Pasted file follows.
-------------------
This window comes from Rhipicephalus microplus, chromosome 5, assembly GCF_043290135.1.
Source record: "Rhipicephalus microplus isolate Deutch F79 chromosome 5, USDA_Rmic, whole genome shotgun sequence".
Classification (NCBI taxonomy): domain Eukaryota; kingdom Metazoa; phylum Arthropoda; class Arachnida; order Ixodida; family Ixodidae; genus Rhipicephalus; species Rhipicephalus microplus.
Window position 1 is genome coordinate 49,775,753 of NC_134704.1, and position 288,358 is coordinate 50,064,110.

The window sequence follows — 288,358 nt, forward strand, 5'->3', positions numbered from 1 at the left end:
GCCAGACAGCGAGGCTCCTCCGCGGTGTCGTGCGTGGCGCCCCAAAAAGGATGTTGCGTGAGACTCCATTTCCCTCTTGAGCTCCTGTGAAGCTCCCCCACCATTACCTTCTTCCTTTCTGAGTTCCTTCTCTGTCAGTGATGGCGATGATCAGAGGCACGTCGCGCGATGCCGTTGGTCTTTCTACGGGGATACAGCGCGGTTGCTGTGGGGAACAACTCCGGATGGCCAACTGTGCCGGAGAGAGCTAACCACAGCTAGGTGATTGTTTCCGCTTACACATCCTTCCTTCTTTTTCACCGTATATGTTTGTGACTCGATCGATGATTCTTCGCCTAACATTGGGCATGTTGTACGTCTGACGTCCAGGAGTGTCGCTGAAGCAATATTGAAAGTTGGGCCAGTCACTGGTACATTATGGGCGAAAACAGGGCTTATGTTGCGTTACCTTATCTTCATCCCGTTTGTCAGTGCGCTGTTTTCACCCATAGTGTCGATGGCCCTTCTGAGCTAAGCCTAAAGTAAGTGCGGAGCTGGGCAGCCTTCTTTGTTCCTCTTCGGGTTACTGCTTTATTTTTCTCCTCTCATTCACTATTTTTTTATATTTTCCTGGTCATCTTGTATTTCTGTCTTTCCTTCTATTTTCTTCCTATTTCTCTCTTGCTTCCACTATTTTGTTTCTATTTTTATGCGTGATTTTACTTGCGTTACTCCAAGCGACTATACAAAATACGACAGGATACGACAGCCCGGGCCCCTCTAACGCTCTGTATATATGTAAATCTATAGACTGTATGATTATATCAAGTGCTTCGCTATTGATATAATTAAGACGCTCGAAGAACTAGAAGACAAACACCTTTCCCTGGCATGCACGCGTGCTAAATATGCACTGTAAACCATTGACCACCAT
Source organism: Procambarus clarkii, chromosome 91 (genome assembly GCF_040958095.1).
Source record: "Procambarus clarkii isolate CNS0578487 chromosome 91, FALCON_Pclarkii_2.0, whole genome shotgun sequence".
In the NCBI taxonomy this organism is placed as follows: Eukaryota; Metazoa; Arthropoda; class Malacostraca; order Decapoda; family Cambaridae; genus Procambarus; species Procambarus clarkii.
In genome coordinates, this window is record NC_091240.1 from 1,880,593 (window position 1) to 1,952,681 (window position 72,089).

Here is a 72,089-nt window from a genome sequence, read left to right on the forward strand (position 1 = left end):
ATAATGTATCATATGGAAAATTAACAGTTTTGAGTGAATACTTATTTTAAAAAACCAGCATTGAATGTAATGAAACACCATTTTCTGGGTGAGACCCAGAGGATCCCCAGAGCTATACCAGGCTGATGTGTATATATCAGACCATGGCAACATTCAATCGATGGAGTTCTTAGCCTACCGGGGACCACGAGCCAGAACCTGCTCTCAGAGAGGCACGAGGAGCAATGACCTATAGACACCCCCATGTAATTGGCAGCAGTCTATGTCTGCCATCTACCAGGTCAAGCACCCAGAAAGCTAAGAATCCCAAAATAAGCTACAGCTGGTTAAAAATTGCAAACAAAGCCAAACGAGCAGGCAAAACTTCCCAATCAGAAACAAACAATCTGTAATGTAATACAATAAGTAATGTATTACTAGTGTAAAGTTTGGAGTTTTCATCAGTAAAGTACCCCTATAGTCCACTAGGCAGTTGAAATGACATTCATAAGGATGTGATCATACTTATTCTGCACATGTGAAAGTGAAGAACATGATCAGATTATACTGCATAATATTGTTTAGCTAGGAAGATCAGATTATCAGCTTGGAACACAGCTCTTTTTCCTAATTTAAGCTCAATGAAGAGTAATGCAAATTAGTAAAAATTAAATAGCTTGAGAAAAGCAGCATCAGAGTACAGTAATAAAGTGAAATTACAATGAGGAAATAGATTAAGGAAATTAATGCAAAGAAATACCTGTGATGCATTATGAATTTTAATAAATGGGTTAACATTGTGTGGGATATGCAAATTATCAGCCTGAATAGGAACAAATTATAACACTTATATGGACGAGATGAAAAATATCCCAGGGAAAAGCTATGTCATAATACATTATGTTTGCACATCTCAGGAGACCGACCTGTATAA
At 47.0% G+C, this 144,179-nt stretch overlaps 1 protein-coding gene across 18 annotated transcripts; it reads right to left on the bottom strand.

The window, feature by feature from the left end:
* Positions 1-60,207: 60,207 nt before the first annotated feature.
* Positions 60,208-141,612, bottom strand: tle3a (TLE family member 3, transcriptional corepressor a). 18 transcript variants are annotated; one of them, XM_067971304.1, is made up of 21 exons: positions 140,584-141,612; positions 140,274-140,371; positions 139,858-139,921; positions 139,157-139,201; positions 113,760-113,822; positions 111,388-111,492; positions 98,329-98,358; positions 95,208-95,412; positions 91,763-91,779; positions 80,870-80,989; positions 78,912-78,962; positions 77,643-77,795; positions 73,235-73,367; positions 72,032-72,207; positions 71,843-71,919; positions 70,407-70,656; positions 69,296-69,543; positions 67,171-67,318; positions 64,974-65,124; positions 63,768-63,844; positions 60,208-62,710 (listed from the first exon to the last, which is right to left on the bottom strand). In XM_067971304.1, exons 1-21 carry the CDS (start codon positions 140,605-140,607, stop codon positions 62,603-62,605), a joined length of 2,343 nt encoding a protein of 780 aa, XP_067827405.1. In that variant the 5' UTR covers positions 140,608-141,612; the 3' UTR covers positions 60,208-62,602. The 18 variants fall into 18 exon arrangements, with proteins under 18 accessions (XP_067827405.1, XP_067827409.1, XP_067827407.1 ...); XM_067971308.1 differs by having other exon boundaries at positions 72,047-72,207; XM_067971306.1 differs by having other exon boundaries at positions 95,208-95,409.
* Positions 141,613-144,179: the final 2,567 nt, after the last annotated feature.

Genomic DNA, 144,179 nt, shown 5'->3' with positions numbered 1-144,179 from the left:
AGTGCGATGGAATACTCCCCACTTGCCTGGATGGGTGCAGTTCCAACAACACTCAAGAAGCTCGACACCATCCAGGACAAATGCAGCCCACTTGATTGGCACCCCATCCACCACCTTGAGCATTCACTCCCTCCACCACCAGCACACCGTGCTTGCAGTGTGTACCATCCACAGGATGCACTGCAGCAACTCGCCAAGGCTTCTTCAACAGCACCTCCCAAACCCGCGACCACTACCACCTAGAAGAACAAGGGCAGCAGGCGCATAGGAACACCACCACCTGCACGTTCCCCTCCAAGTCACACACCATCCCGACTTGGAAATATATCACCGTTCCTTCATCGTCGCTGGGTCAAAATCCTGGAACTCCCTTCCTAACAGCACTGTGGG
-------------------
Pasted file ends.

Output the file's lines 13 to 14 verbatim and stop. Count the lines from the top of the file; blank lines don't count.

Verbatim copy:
At 47.0% G+C, this 144,179-nt stretch overlaps 1 protein-coding gene across 18 annotated transcripts; it reads right to left on the bottom strand.

The window, feature by feature from the left end: